Find out the full history

Cool Listings, East Village, Interiors

102 East 10th Street, historic duplex with English basement, Peter Stuyvesant

Renters looking to enjoy a peaceful haven in the middle of the vitality of the East Village are certain to be drawn to this two-bedroom duplex at 102 East 10th Street, asking $7,500 per month. The parlor duplex with an English basement is located in a historic townhome designed by Peter Gerard Stuyvesant (the great, great grandchild of Peter Stuyvesant) and is situated less than a block from the Renwick Triangle. Original details and a private terrace make the charming home much more of a pleasant retreat than you’d imagine would be found in such a convenient location.

More photos inside

Featured Story

Features, History

Peter Stuyvesant, Stuyvesant Square

Monument to Peter Stuyvesant in Stuyvesant Square via edenpictures via photopin

A few quick facts from New York City history 101: The island of Manhattan was originally settled by the Dutch, and therefore officially named New Amsterdam in 1625. It was part of the larger settlement of New Netherland. Pieter, or Petrus, Stuyvesant (we know him today as Peter) was the last Dutch Director-General of the colony of New Netherland from 1647 until it was ceded to the English in 1664. His work greatly influenced the city’s expansion northward from the southern tip, and he was responsible for many major historic events, such as the erection of a protective wall on what is today Wall Street and the creation of a canal on today’s Broad Street and Broadway.

Now that it’s November–the month when the city celebrates its Dutch heritage through 5 Dutch Days–we decided to take a look at the old stomping ground of General Stuyvesant, as well as his lasting legacy in the city today.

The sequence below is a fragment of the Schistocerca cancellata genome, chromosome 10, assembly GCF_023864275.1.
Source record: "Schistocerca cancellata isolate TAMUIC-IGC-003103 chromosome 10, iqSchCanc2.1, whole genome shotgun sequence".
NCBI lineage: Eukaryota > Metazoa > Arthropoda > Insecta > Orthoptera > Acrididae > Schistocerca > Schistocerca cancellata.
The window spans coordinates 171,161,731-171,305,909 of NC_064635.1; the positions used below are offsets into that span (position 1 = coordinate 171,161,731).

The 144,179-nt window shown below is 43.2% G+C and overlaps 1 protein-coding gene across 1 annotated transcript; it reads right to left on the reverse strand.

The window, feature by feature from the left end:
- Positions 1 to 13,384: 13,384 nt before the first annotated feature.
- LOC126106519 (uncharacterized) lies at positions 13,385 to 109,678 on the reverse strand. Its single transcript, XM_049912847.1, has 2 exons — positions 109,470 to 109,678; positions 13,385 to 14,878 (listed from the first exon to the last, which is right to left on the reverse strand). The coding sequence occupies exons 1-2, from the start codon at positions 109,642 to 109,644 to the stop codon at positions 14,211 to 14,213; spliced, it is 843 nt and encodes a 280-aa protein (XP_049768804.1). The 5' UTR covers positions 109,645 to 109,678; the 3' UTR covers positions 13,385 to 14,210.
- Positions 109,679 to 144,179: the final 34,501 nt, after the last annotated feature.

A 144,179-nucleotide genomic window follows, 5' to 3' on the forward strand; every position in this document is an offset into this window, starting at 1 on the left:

Read about Peter Stuyvesant’s NYC

Gramercy Park, real estate trends, Stuyvesant Town

Stuyvesant Square Park, Stuyvesant Square, NYC parks

That’s right–Stuyvesant Square is its own neighborhood. Haven’t heard of it? That may be because you’ve been confusing it with neighboring Gramercy Park or Stuyvesant Town. But in fact, this charming little neighborhood is a highly desirable enclave in its own right.

Situated around Stuyvesant Square Park, the area is bound roughly by 14th and 18th Streets and First and Third Avenues. It could be considered the southeastern corner of Gramercy Park or an extension of planned development Stuyvesant Town, but some real estate professionals like the exclusivity that the lesser-known moniker offers. Others have come up with creative alternatives like “Gramercy Park on Stuyvesant Square.” But regardless of what you call it, Stuyvesant Square has a unique blend of limited space, historic landmarks, and mixed uses that makes for a bustling New York City neighborhood.

More on Stuyvesant Square here